|Native to||Ethiopia, Kenya|
|34 million people in Ethiopia (2015 estimate)|
500,000 in Kenya (2015 census), 42,000 in Somalia (2015 census)
Official language in
Areas in East Africa where Oromo is spoken
Oromo (pron. or ) is an Afroasiatic dialect chain that can be identified as four major languages, Southern Oromo, which includes the Gabra and Sakuye varieties, Eastern Oromo, Orma, which includes the Munyo, Orma, Waata/Sanye varieties, and West Central Oromo. Like with the varieties of Arabic, Oromo is a dialect continuum, so language varieties spoken in neighbouring regions differ only slightly, but the differences accumulate over distance so widely-separated varieties are not mutually intelligible.
Oromo is spoken in the Horn of Africa. With 33.8% Oromo speakers followed by 29.3% of Amharic speakers, Oromo is the most widely spoken language in Ethiopia. It is also the most widely spoken language of the Cushitic languages and the fourth most widely spoken language of Africa after Arabic, Hausa, and Swahili. Forms of Oromo are spoken as a first language by more than 35 million Oromo people in Ethiopia and by an additional half-million in parts of northern and eastern Kenya. It is also spoken by smaller numbers of emigrants in other African countries such as South Africa, Libya, Egypt and Sudan.
Oromo serves as the official working language of Oromia,Harar, and Dire Dawa. It is a language of primary education in Oromia, Harar, Dire Dawa, Benishangul-Gumuz and Addis Ababa regions and of Oromia zone in Amhara region. It is used as internet language for federal websites along Tigrinya.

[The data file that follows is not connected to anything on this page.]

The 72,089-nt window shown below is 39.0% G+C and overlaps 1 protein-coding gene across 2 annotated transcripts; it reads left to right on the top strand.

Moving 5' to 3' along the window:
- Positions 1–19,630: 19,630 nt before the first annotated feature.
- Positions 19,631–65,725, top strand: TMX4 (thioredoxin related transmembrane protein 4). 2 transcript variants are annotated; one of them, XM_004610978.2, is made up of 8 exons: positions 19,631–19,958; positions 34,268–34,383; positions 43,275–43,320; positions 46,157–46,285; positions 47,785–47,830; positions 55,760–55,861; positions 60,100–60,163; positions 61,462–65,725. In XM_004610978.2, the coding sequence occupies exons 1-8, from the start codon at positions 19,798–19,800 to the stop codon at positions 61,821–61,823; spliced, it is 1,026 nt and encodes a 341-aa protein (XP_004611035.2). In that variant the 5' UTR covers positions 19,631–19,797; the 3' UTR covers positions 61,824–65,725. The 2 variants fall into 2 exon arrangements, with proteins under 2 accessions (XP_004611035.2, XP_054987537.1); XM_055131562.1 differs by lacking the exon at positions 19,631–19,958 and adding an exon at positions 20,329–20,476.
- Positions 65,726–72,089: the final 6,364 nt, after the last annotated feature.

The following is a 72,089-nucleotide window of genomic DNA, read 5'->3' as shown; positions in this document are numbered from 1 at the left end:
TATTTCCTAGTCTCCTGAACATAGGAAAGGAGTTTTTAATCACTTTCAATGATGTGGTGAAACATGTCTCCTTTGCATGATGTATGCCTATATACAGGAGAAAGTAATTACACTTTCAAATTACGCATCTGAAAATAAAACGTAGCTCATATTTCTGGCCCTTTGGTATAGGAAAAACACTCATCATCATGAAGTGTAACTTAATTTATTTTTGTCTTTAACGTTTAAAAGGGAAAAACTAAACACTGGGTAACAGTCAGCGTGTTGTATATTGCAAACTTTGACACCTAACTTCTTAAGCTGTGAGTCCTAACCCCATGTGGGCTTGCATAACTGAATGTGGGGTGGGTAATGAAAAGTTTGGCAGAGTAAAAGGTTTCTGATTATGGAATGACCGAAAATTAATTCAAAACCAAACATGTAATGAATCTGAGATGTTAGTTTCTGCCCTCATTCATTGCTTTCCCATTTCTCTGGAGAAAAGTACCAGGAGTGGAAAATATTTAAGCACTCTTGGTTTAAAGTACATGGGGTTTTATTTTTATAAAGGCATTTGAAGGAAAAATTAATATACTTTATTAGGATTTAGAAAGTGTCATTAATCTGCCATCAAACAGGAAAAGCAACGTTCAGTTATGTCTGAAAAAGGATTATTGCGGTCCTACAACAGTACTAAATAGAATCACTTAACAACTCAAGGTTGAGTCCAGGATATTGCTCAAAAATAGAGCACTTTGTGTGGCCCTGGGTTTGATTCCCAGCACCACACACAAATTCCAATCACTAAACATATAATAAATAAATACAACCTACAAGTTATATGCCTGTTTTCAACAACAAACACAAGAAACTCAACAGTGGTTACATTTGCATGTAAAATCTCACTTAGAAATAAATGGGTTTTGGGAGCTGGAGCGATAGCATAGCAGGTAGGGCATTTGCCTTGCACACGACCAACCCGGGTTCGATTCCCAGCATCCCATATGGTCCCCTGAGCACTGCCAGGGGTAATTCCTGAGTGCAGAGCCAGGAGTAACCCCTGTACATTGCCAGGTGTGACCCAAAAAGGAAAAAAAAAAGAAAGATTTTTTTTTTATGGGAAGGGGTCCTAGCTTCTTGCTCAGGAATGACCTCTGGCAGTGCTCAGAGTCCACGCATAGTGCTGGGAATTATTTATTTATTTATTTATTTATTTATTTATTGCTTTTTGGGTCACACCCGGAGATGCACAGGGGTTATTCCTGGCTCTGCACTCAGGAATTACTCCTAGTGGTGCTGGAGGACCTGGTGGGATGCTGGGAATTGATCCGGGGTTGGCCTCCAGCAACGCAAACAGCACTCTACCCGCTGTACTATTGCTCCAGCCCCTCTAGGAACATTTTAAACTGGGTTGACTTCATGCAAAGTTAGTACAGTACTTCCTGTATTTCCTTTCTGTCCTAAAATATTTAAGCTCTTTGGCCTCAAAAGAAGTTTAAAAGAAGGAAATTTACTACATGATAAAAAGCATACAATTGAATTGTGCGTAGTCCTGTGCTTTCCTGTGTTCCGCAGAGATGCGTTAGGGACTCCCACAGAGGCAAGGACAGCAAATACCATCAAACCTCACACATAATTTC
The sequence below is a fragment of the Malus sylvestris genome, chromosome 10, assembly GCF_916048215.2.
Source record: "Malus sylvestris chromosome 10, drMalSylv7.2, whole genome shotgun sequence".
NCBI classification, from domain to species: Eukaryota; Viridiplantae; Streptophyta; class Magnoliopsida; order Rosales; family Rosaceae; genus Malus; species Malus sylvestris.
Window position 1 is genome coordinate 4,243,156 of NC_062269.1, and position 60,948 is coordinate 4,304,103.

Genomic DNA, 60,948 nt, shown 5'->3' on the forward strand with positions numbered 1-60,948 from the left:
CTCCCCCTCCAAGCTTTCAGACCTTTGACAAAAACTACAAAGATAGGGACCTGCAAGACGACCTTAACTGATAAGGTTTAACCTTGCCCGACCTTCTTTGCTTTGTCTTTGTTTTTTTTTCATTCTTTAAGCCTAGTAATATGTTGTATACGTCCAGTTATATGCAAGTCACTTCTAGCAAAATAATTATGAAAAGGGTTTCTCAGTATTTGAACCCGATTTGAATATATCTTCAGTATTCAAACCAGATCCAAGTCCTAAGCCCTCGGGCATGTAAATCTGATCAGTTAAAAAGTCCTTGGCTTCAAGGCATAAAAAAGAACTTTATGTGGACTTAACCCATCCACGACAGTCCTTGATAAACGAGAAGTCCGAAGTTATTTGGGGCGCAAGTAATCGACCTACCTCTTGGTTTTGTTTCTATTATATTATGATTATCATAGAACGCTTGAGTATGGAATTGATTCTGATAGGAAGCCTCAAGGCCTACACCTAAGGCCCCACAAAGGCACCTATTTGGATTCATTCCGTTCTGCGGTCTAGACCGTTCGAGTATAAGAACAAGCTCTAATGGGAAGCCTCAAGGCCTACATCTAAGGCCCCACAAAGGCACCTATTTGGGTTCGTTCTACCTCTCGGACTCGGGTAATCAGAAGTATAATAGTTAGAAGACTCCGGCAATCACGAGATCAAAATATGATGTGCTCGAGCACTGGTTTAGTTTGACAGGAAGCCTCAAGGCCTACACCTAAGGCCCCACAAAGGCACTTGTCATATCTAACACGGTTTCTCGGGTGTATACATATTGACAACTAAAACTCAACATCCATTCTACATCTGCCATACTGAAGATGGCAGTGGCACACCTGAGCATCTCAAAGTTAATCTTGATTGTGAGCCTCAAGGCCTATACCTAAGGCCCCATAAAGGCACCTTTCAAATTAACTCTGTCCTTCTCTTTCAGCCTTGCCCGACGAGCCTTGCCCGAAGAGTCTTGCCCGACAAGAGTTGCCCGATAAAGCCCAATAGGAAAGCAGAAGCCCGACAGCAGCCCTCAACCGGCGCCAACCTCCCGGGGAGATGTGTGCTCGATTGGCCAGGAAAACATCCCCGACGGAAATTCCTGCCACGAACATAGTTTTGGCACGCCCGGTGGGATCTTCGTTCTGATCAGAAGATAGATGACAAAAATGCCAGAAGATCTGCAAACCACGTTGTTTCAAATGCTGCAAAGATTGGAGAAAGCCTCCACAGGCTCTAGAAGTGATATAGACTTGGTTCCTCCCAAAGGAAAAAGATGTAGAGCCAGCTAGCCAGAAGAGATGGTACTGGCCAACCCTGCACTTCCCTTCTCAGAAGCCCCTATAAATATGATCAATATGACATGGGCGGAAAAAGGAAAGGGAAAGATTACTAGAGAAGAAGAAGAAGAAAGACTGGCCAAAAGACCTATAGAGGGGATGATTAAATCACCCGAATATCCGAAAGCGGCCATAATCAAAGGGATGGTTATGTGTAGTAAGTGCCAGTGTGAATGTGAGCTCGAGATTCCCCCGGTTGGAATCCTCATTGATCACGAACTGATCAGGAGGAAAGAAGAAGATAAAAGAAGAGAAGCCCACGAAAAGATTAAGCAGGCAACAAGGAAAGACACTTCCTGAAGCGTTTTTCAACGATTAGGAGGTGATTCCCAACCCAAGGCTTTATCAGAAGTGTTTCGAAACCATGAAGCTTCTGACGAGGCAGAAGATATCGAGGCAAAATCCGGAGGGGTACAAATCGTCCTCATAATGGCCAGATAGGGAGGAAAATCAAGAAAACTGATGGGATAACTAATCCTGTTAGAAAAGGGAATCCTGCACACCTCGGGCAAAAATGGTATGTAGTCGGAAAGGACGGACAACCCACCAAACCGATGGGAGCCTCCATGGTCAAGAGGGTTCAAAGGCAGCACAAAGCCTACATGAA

Ethnologue (2015) assigns five ISO codes to Oromo,
Some of the varieties of Oromo have been examined and classified.
About 85 percent of Oromo speakers live in Ethiopia, mainly in Oromia Region. In addition, in Somalia there are also some speakers of the language. In Kenya, the Ethnologue also lists 722,000 speakers of Borana and Orma, two languages closely related to Ethiopian Oromo. Within Ethiopia, Oromo is the language with the largest number of native speakers.
Within Africa, Oromo is the language with the fourth most speakers, after Arabic (if one counts the mutually unintelligible spoken forms of Arabic as a single language and assumes the same for the varieties of Oromo), Swahili, and Hausa.
Besides first language speakers, a number of members of other ethnicities who are in contact with the Oromo speak it as a second language. See, for example, the Omotic-speaking Bambassi and the Nilo-Saharan-speaking Kwama in northwestern Oromiyaa.
Though Oromo people use a highly developed oral tradition, several Oromo's involved in assisting scholars in adopting writing system in 19th centuries. Scholars began writing in the Oromo language using Latin script. In 1842, Johann Ludwig Krapf began translations of the Gospels of John and Matthew into Oromo, as well as a first grammar and vocabulary. The first Oromo dictionary and grammar was produced by German scholar Karl Tutschek in 1844. The first newspaper to reproduce in Oromo language is a German newspaper in 1846, in an article on the Oromo in Germany.